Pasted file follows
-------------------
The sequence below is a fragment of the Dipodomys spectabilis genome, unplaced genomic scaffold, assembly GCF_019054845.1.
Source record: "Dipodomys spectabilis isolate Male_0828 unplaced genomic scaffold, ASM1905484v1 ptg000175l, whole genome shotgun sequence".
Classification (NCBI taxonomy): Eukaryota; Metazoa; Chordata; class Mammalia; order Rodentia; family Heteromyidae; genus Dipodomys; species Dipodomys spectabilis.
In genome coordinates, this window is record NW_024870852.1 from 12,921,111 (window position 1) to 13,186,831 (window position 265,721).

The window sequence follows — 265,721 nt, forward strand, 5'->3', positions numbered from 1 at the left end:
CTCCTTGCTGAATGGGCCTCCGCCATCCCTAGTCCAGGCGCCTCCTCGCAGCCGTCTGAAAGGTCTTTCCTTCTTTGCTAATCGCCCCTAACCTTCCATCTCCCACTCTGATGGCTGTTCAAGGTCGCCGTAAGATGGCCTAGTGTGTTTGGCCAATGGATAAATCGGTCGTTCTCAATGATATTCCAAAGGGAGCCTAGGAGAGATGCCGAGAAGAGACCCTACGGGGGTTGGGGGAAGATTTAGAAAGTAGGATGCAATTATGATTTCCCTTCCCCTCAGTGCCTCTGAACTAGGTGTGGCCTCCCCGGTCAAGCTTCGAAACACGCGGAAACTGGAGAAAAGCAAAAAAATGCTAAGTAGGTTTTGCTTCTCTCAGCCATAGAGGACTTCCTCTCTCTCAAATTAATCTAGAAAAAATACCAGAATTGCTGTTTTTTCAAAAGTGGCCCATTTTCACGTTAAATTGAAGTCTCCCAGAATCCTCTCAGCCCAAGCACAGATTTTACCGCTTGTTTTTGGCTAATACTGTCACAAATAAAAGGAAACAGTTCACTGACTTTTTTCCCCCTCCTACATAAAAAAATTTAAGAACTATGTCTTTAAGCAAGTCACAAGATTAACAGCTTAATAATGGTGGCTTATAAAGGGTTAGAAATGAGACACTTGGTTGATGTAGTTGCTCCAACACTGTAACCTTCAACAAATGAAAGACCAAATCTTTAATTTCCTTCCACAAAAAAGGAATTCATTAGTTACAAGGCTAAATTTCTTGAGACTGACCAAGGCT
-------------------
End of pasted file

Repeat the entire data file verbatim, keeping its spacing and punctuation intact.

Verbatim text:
The sequence below is a fragment of the Dipodomys spectabilis genome, unplaced genomic scaffold, assembly GCF_019054845.1.
Source record: "Dipodomys spectabilis isolate Male_0828 unplaced genomic scaffold, ASM1905484v1 ptg000175l, whole genome shotgun sequence".
Classification (NCBI taxonomy): Eukaryota; Metazoa; Chordata; class Mammalia; order Rodentia; family Heteromyidae; genus Dipodomys; species Dipodomys spectabilis.
In genome coordinates, this window is record NW_024870852.1 from 12,921,111 (window position 1) to 13,186,831 (window position 265,721).

The window sequence follows — 265,721 nt, forward strand, 5'->3', positions numbered from 1 at the left end:
CTCCTTGCTGAATGGGCCTCCGCCATCCCTAGTCCAGGCGCCTCCTCGCAGCCGTCTGAAAGGTCTTTCCTTCTTTGCTAATCGCCCCTAACCTTCCATCTCCCACTCTGATGGCTGTTCAAGGTCGCCGTAAGATGGCCTAGTGTGTTTGGCCAATGGATAAATCGGTCGTTCTCAATGATATTCCAAAGGGAGCCTAGGAGAGATGCCGAGAAGAGACCCTACGGGGGTTGGGGGAAGATTTAGAAAGTAGGATGCAATTATGATTTCCCTTCCCCTCAGTGCCTCTGAACTAGGTGTGGCCTCCCCGGTCAAGCTTCGAAACACGCGGAAACTGGAGAAAAGCAAAAAAATGCTAAGTAGGTTTTGCTTCTCTCAGCCATAGAGGACTTCCTCTCTCTCAAATTAATCTAGAAAAAATACCAGAATTGCTGTTTTTTCAAAAGTGGCCCATTTTCACGTTAAATTGAAGTCTCCCAGAATCCTCTCAGCCCAAGCACAGATTTTACCGCTTGTTTTTGGCTAATACTGTCACAAATAAAAGGAAACAGTTCACTGACTTTTTTCCCCCTCCTACATAAAAAAATTTAAGAACTATGTCTTTAAGCAAGTCACAAGATTAACAGCTTAATAATGGTGGCTTATAAAGGGTTAGAAATGAGACACTTGGTTGATGTAGTTGCTCCAACACTGTAACCTTCAACAAATGAAAGACCAAATCTTTAATTTCCTTCCACAAAAAAGGAATTCATTAGTTACAAGGCTAAATTTCTTGAGACTGACCAAGGCT